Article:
Alexia’s Clothes in the Parasol Protectorate (Special Extras) Victorian 1870s Attire

According to Pip, I once received a Bookie Award for best dressed character in the form of Alexia Tarabotti. I can’t seem to find any evidence of this online, Fashionable Reader, but I trust Pip for she was at Authors After Dark reporting in.

Upon learning of the win, Alexia was suitably honored, Ivy was crushed, and Lord Akeldama took all the credit for loaning Alexia Biffy during her rise to fashionable mavin of London society.

Above you can see a quintessentially Alexia dresses from 1874.  This is a French designed reception dress from the Philadelphia Museum of Art. I always see Alexia gravitating towards darker colors. Although she would not have been allowed many of them by her mother.
Alexia is particularly fond of blue, stripes, and perch hats.

Below, is a collection of some of Alexia’s best moments present to you in the form of cover art, fan art, cosplay, and original fashion plate fodder.

I do hope you enjoy it!

Alexia in Soulless the Original (1873)

 The cover that wasn’t; the pose that wasn’t.


The Polish cover shows more of the dress

1883 Dinner Dress Charles Fredrick Worth The Kyoto Costume Institute for color inspiration

1873 fashion plate

Alexia’s first parasol.

Alexia in Soulless Volume 1, The Manga

First Manga

Manga cosplay

Emile Pingat, 1874

character sketch from the manga

1874 Fashion plate

1874 Striped dress

Amazing striped Swiss waist with matched bustle.

Alexia in Changeless (1874) & Omnibus Volume 1 & Soulless Manga Volume 2

Polish cover again, shows more of dress; self cosplay of cover.


Omnibus Vol. 1 cover

Alexia cosplay

Manga Soulless Vol. 2 cover art

inspiration for Alexia floating dress

1870  The Philadelphia Museum of Art color inspiration

1874 more diminished bustle

 Alexia walking dresses inspiration


 Dirigible floating dress inspiration from skirt tapes


Inspiration for the deck of the dirigible scenes.

The new parasol.

steampunk from NY Comic Con cosplay fake cover photo fun

Alexia in Blameless (1874)

Emile Pingat (1820–1901), Parisfor color inspiration

Highly modern French influenced walking dresses for Alexia to try.

Inspiration for the frilly dress Alexia is made to wear in Italy, 1874-5 wedding dress of white linen cambric with ivory ribbob and machine silk blonde lace.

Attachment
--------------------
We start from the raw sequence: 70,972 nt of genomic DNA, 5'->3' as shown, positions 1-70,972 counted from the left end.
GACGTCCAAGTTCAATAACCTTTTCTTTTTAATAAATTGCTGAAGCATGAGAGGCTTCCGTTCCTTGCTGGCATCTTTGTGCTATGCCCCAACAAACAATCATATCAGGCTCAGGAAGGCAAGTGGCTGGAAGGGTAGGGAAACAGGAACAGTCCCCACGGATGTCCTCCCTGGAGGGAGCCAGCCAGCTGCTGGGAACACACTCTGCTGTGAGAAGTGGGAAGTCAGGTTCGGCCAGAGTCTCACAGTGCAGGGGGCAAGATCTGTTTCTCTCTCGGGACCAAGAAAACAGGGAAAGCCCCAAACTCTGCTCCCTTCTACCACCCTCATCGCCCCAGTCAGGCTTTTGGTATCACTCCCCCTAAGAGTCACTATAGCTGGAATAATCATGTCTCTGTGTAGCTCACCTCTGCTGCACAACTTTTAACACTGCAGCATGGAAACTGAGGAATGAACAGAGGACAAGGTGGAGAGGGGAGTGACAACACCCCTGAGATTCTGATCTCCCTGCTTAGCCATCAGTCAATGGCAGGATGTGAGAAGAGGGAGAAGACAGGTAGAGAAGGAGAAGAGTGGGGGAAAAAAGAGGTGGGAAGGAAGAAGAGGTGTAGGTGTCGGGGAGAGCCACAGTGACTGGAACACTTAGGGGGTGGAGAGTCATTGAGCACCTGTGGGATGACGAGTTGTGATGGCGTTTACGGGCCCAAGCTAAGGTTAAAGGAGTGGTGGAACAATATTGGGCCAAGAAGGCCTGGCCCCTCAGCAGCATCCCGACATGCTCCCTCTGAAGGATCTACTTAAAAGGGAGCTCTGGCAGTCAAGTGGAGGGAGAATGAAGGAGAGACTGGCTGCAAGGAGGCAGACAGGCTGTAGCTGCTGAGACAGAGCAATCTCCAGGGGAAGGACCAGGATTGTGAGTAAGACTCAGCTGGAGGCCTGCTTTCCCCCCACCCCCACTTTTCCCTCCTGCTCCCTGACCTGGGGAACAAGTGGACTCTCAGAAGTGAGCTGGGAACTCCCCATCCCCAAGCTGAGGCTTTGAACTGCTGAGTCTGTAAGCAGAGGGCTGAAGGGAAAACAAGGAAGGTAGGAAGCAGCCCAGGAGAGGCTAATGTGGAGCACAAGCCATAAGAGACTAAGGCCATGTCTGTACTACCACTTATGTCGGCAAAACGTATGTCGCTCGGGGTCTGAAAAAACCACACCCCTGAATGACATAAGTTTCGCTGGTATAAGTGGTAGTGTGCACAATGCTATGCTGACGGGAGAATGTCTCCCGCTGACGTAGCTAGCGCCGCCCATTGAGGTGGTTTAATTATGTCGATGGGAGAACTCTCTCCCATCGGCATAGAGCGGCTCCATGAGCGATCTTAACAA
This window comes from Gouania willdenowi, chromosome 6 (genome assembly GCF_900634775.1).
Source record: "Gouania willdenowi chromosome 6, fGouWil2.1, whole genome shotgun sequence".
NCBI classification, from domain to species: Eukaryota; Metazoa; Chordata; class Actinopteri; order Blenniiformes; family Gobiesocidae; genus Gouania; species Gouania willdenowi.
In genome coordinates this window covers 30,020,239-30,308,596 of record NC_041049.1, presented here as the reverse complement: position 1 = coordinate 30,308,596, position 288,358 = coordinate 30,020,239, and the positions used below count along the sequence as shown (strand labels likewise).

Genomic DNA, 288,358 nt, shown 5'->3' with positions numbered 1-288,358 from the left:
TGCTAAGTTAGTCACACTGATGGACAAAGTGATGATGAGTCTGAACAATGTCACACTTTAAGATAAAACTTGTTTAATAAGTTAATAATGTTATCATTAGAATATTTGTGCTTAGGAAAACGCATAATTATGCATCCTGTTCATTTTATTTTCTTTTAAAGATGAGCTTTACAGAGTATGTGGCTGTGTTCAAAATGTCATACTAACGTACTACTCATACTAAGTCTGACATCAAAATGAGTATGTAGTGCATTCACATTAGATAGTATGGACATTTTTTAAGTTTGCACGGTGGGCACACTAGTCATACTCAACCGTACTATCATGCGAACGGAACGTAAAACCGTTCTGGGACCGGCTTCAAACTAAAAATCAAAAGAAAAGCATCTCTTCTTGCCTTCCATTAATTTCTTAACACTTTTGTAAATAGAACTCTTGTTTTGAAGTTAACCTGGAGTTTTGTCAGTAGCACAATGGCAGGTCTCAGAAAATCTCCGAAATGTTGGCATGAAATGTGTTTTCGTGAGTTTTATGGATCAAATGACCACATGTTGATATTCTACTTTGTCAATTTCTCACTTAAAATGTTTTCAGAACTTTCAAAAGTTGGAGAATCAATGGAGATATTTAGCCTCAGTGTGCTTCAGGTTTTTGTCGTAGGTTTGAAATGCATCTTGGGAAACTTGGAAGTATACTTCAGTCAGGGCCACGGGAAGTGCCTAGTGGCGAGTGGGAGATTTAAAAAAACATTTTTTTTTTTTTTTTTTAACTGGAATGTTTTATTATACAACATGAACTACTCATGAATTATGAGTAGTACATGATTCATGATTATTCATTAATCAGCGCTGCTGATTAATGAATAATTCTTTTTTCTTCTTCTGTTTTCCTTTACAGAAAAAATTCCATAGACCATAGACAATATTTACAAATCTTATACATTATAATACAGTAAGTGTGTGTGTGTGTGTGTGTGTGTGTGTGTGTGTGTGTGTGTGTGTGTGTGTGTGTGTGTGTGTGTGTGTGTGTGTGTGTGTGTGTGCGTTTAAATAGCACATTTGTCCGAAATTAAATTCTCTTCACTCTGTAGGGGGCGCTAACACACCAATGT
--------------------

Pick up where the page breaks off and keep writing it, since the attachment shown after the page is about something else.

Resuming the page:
More frills!


Alexia in Heartless (1874)

Alexia’s new more flowy choice of clothing

1874 Charles Fredrick Worth The Kyoto Costume Institute

Hungarian painter Szinyei Merse – The Lady in Purple

Day Dress France, ca. 1874 Silk taffeta Biffy has begun “Frenching-up” Alexia wardrobe.

Alexia in Timeless (1876) & The Omnibus Vol. 2

Alexia walking dress


summer day dress USA 1870-1874 Royal Ontario Museum

Alexia’s style has grown more relaxed and breezy under the drone’s tutelage. Although the fashions remain quite severe.

Evening dress, 1876-77 US

the Met Museum; day dress 1876

 1878-1880  The Metropolitan Museum of Art

Matt Harrison fan art

The Parasol Protectorate mangaka-chan



I hope you enjoyed this fashionable trip down memory lane. Now you can play a rousing game of “spot that dress” if you read the books! Or reread them again.

One of the things I always tried to do, for example, was find time during copy edits to write in a small paragraph describing the dress Alexia wears on the cover within the text. (Excepting Soulless for obvious reasons.)

The scene for Changeless was particularly fun to write for various amusing Ivy-related hair styles.

And, of course, my hugely non-period German covers show up on stage in all editions of Timeless.

This post first appeared on Retro Rack.

Yours in frilly dresses,

Miss Gail (except Madame Lefoux, of course, no frills for her!).

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OUT MAY 18, 2019!

The 5th Gender (A Tinkered Stars Mystery as G. L. Carriger).

Preorder on Amazon | Elsewhere | Direct from Gail
Print and audio are coming, but will not be available for preorder. 

Sci-fi queer romance meets cozy mystery in which a hot space station cop meets the most adorable purple alien ever (lavender, pulease!) from a race with 5 genders.


  • Reticence, The 4th and final Custard Protocol book. August 6, 2019
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(Interview with The Booklovers blog, September 2010)” ~ Gail Carriger

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